The general impression of my friends is that I am pledged ... to bring in some amendment ... and that it will be advisable that I should do so lest the ground should be occupied by an enemy to the principle of the bill, who might avail himself of the absurd clamour which has been excited to revert entirely to the ancient state of things. My own idea of the amendments necessary is limited to the abolition of many of the absurd, vexatious and ill-digested regulations introduced with respect to marriages by licence by Lord Redesdale.30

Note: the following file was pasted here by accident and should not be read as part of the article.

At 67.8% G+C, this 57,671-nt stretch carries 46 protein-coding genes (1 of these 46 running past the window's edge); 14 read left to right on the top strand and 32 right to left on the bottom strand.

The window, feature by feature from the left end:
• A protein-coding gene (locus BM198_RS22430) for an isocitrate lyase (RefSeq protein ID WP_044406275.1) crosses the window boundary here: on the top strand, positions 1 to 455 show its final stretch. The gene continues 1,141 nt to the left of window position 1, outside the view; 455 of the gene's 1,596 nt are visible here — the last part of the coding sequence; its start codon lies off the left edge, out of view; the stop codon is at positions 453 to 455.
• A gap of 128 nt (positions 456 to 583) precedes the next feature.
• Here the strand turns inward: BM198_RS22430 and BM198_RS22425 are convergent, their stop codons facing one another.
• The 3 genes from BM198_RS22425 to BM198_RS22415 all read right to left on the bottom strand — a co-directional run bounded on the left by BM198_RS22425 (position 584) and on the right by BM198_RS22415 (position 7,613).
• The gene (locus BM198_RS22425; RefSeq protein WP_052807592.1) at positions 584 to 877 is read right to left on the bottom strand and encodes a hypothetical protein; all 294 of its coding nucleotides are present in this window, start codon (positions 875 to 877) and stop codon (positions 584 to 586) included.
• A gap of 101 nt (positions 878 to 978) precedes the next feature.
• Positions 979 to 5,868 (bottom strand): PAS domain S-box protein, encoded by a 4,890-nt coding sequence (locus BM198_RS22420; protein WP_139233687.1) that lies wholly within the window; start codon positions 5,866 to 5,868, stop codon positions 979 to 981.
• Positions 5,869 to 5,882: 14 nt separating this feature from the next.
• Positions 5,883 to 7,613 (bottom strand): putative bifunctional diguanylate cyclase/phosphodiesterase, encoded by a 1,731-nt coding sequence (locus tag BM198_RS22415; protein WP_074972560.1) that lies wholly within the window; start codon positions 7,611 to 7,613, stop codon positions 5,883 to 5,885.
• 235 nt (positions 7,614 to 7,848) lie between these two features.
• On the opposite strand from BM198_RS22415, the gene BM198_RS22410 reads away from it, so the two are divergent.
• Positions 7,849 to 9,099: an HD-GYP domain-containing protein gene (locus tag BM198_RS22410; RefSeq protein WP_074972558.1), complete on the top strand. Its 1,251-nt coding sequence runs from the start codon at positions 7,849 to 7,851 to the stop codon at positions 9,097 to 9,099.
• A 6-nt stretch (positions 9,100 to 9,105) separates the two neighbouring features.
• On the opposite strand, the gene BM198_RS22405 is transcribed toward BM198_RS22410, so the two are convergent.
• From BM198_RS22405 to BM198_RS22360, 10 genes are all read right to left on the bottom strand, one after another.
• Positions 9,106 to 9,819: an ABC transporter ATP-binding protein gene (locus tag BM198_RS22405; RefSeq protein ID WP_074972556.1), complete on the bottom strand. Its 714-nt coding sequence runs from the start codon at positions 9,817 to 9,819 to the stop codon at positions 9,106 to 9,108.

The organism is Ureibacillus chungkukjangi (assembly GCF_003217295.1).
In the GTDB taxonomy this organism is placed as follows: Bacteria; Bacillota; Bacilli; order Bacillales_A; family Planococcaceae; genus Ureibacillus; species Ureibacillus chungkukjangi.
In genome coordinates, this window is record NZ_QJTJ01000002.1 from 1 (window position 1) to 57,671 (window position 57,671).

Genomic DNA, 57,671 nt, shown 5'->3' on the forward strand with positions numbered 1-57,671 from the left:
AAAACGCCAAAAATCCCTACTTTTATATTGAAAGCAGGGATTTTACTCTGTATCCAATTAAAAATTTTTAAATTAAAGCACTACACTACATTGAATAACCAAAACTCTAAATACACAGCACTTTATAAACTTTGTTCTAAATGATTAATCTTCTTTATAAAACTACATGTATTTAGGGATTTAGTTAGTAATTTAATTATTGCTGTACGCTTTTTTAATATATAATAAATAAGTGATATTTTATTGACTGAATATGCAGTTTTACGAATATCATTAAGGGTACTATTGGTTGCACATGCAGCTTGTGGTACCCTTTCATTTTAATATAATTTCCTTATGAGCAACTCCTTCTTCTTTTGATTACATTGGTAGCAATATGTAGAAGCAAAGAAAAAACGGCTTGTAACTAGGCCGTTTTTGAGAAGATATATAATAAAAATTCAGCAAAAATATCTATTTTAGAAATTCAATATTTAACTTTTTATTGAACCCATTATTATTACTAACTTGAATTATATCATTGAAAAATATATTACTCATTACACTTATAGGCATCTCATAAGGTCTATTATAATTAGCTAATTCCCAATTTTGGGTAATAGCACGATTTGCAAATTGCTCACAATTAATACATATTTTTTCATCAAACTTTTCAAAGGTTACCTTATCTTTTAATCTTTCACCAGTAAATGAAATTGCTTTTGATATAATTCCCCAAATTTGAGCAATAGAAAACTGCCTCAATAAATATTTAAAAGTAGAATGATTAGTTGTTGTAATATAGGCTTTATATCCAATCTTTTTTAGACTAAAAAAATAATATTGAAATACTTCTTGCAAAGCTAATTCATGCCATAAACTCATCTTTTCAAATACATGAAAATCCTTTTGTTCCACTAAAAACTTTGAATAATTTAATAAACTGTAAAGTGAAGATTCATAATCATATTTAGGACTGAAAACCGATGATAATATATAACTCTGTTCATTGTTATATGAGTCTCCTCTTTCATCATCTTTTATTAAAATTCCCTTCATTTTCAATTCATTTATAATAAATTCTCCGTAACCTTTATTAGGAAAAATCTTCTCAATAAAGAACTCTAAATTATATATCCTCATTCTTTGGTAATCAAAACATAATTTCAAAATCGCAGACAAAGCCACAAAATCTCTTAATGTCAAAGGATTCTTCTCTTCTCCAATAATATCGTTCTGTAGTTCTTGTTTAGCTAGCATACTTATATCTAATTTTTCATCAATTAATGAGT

He got leave to bring in a measure for that purpose, 5 Feb. 1823. It was given a second reading, 14 Feb., but Phillimore had to set it aside when an amendment bill was sent down from the Lords two weeks later. He did not oppose it, because it repealed the obnoxious 1822 changes, but regretted that it was ‘not a permanent and final regulation of the law’, 19 Mar. It received royal assent on 26 Mar. (4 Geo. IV, c. 17).31 Soon afterwards he was in communication with the English Catholic leader William Poynter about a measure to legalize Catholic marriages and baptisms. He presented Poynter’s petition for such a bill, 12 June, and on 8 July introduced one, which was printed for consideration.32 On 10 July he introduced a bill from the Lords to validate marriages solemnized by British army chaplains overseas, which became law on the 18th (4 Geo. IV, c. 91).33 He was in the ministerial majorities of March 1823 on taxation and the sinking fund. On the 24th he opposed Barry’s motion for papers on the prosecution of the Dublin Orange rioters and was a teller for the majority. A few days later Buckingham confided to Fremantle that at the next election he would turn Phillimore out of St. Mawes for Carrington.34 He voted for the Irish glebe houses grant, 11 Apr., spoke and was a government teller against repeal of the Foreign Enlistment Act, 16 Apr., and was in the ministerial majority against inquiry into the Dublin prosecutions, 22 Apr. He voted against Scottish parliamentary reform, 2 June, and the Scottish juries bill, 20 June. He explained the prize money distribution bill, 17 June.35 He was a teller for the minority against a proposal to consider the poor bill, 27 June, when he voted for repeal of the usury laws (as he did again, 8 Apr. 1824, 8, 17 Feb. 1825). He was a ministerial teller for the majority against an amendment to the East India mutiny bill, 11 July 1823.